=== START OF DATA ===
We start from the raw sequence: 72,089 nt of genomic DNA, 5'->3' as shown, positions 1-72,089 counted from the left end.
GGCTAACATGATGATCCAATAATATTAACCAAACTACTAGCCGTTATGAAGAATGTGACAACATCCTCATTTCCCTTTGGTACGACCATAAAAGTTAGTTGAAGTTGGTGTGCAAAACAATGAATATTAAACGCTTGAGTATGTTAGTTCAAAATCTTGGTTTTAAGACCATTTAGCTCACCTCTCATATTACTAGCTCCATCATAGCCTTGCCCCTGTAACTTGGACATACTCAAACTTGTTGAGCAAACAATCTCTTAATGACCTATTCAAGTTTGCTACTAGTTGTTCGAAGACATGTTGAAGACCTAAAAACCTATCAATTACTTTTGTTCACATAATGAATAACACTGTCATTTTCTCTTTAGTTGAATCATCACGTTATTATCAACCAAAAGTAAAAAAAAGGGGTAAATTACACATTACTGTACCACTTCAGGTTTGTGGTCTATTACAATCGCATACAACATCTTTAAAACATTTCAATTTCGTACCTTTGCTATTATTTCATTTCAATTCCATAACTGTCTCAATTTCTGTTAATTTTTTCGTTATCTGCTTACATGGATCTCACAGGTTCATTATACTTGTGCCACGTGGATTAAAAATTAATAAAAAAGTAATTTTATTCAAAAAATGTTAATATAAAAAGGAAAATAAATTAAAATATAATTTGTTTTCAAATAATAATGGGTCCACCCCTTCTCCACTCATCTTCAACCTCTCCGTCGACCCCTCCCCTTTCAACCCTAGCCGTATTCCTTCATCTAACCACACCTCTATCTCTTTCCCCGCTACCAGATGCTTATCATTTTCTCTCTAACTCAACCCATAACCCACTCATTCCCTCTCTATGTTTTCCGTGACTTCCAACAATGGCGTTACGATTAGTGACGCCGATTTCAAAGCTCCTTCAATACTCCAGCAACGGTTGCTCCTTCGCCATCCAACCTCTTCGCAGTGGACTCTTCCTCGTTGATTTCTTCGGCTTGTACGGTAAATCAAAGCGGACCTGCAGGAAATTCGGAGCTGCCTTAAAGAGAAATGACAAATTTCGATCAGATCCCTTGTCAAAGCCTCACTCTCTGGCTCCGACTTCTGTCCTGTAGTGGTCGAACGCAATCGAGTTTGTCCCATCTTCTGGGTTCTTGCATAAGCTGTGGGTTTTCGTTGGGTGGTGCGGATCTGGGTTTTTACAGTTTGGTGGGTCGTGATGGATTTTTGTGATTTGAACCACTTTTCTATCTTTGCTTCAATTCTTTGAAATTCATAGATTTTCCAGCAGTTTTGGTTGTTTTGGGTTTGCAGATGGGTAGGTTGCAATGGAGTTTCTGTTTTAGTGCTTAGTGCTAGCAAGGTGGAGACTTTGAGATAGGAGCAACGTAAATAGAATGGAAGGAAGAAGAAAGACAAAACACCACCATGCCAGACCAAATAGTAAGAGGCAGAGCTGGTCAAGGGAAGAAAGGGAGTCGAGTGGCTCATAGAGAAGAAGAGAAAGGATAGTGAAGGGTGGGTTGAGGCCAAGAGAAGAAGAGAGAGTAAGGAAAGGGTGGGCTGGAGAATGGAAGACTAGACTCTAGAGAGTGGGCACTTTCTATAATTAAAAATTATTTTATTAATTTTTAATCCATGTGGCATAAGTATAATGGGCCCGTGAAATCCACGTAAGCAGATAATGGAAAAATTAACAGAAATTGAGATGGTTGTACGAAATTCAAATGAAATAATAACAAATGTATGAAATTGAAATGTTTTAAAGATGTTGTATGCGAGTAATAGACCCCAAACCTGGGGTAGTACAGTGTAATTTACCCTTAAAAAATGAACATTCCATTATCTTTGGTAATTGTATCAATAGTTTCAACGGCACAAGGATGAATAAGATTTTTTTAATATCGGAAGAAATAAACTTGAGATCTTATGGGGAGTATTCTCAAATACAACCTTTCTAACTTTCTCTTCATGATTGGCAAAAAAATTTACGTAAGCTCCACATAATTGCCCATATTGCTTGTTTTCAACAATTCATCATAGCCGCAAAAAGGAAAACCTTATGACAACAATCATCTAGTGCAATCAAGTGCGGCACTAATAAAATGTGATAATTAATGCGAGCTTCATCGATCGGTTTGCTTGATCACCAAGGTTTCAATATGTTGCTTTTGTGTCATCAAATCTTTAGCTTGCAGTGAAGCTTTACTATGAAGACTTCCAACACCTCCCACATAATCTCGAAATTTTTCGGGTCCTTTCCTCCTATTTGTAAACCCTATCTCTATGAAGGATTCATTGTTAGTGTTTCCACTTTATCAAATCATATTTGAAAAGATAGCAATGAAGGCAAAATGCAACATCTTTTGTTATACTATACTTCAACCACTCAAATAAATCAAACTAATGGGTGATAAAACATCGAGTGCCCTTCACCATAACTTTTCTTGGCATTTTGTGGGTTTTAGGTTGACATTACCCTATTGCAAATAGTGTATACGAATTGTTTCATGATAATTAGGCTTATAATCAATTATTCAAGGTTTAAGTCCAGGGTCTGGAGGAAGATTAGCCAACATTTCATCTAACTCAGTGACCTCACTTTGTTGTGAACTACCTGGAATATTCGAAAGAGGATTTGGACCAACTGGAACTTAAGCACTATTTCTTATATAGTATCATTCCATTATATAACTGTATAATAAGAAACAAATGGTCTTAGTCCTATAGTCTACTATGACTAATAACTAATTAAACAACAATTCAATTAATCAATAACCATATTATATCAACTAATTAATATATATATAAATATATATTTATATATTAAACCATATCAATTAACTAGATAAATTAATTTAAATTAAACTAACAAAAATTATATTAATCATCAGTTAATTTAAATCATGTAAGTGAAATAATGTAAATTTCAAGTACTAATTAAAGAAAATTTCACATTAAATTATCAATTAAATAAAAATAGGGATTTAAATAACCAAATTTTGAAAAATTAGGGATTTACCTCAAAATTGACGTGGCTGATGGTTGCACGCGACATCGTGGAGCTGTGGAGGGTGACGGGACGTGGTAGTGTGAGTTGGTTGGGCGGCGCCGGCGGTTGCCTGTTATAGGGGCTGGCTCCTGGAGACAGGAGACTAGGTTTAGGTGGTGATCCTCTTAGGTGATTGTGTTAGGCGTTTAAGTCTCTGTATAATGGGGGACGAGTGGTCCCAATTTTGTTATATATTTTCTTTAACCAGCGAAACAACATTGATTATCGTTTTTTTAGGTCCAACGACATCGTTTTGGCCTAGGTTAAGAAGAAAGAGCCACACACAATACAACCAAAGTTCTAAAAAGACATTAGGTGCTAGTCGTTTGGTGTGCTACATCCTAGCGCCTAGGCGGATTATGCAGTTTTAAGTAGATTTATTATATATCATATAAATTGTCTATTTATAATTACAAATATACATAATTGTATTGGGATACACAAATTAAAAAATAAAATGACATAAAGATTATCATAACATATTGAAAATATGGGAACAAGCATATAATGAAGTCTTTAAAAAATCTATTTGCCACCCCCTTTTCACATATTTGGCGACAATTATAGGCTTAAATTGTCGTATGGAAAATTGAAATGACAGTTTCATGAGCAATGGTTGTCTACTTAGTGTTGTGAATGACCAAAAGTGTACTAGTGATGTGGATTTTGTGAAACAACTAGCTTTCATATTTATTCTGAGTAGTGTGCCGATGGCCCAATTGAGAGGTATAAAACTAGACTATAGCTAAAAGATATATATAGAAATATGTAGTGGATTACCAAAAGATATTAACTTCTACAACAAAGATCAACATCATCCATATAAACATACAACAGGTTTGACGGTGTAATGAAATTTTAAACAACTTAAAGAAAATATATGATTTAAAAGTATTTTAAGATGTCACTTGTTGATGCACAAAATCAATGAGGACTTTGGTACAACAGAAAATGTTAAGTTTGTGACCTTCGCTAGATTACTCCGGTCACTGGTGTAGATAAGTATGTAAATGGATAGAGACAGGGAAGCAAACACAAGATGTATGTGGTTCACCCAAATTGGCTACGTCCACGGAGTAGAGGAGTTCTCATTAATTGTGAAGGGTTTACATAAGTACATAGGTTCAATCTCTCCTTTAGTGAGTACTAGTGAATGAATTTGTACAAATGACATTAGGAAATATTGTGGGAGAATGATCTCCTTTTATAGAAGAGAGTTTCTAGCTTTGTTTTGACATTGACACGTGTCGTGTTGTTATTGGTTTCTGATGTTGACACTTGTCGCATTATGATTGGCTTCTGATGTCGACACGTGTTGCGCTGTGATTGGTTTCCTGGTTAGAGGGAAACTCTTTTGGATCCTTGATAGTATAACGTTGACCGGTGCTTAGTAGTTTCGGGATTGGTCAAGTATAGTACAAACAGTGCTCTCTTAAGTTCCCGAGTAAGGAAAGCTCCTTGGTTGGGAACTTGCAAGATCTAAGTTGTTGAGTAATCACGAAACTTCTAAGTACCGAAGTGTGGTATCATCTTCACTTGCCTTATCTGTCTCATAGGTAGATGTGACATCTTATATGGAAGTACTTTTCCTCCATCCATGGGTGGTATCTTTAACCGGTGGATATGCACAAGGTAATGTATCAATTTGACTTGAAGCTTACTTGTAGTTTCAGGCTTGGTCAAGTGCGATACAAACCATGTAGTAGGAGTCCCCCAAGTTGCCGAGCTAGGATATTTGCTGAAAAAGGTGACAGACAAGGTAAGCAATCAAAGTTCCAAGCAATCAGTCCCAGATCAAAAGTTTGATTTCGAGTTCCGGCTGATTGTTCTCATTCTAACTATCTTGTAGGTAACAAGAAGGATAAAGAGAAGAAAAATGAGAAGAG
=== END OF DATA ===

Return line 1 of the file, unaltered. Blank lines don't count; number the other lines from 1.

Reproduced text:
We start from the raw sequence: 72,089 nt of genomic DNA, 5'->3' as shown, positions 1-72,089 counted from the left end.